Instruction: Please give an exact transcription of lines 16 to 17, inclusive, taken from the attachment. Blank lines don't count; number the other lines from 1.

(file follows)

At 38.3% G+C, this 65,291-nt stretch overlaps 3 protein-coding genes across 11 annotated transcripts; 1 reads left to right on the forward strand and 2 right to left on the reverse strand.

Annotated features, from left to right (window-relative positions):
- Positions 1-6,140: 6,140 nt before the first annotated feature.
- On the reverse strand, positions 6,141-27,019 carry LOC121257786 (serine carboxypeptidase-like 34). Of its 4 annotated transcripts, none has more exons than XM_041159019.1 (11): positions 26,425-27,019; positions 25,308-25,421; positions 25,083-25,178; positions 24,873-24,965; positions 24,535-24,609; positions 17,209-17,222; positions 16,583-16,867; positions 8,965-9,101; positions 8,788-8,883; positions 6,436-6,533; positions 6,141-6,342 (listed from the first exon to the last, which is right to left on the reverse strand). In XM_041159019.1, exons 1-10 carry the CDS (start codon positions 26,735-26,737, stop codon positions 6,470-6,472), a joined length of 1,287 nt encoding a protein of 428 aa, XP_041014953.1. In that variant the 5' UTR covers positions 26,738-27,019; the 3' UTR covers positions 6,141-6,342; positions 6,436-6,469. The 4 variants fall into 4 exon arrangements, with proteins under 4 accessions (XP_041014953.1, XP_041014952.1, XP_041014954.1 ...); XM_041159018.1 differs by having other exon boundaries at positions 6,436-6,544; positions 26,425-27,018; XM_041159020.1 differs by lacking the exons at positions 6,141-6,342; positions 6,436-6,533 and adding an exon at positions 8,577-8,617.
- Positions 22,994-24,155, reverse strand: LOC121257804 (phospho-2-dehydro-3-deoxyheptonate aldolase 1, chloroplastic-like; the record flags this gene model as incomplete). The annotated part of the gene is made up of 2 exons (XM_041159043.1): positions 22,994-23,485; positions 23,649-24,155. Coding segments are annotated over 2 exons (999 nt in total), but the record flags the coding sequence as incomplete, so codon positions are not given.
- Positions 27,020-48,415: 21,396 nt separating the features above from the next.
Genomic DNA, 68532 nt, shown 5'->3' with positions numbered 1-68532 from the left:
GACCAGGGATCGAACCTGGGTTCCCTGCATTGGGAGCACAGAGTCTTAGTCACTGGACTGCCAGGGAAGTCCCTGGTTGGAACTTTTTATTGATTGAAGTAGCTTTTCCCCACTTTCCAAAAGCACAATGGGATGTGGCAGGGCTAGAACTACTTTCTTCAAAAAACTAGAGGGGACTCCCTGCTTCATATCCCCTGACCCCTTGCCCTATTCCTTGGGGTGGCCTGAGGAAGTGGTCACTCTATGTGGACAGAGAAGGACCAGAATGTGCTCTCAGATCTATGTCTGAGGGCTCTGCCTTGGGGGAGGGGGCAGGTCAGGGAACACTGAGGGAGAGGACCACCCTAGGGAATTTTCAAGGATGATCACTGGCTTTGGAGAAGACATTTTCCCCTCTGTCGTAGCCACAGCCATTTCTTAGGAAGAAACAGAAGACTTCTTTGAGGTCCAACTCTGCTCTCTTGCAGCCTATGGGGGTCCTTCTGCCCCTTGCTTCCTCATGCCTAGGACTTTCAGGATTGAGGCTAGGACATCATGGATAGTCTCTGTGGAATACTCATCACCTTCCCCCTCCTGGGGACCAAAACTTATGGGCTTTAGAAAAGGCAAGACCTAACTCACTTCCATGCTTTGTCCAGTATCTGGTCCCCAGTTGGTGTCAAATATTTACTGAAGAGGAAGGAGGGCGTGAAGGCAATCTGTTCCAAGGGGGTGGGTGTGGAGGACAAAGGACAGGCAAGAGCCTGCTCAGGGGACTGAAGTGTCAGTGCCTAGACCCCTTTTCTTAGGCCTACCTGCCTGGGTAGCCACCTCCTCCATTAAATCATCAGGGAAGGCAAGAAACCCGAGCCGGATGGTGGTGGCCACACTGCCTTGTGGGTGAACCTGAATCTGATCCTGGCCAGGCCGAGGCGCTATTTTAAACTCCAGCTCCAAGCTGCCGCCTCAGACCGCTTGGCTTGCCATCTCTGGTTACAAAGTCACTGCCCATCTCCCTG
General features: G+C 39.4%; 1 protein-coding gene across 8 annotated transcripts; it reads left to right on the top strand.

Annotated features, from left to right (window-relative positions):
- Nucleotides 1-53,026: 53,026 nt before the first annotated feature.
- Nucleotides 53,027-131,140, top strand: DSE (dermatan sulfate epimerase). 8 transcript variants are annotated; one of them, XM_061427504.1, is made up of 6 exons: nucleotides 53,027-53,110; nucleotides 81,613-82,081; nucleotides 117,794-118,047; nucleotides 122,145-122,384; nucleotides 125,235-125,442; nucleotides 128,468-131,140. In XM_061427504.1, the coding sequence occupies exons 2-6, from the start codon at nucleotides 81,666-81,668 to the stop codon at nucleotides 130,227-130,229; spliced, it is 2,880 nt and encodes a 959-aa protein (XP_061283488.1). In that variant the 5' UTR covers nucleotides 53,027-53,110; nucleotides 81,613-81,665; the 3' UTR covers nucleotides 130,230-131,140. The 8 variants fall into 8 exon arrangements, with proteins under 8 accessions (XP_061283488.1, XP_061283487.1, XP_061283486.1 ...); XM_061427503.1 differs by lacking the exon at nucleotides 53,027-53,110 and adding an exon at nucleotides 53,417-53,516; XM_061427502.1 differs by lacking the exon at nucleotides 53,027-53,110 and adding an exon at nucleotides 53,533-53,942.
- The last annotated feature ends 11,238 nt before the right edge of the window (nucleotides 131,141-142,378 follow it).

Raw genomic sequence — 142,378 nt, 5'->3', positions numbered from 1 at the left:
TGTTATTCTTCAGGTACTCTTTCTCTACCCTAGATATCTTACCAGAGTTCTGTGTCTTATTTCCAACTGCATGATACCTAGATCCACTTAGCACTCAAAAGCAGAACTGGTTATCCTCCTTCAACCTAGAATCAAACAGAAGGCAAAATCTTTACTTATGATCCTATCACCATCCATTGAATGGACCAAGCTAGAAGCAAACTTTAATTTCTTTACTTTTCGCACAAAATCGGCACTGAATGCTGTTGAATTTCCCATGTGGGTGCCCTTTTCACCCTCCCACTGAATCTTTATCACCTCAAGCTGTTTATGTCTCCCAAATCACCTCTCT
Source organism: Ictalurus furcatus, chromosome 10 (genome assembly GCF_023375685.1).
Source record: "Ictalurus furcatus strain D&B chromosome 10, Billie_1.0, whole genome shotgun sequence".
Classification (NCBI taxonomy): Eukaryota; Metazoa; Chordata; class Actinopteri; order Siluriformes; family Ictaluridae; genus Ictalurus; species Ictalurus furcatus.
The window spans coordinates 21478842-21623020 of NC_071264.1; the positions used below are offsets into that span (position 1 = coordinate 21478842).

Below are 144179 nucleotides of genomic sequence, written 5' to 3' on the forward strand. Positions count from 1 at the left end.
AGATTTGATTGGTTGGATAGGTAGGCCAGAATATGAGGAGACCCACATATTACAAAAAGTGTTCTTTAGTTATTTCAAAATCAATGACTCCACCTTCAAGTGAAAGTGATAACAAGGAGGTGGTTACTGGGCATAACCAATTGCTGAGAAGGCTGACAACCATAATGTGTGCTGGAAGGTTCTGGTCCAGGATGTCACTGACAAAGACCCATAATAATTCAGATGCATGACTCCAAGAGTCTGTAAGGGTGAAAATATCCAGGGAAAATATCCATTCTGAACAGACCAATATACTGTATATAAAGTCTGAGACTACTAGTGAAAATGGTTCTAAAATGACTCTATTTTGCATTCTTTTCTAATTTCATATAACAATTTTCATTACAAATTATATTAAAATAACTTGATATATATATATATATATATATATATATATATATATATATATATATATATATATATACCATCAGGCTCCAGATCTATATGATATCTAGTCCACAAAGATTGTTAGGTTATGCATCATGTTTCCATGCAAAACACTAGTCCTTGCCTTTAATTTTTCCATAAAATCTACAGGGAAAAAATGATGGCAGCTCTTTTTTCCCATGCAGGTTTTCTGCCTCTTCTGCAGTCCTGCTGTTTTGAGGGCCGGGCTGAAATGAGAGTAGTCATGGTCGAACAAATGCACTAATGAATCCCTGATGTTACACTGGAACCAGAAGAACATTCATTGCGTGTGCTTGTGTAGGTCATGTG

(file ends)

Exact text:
Source organism: Ictalurus furcatus, chromosome 10 (genome assembly GCF_023375685.1).
Source record: "Ictalurus furcatus strain D&B chromosome 10, Billie_1.0, whole genome shotgun sequence".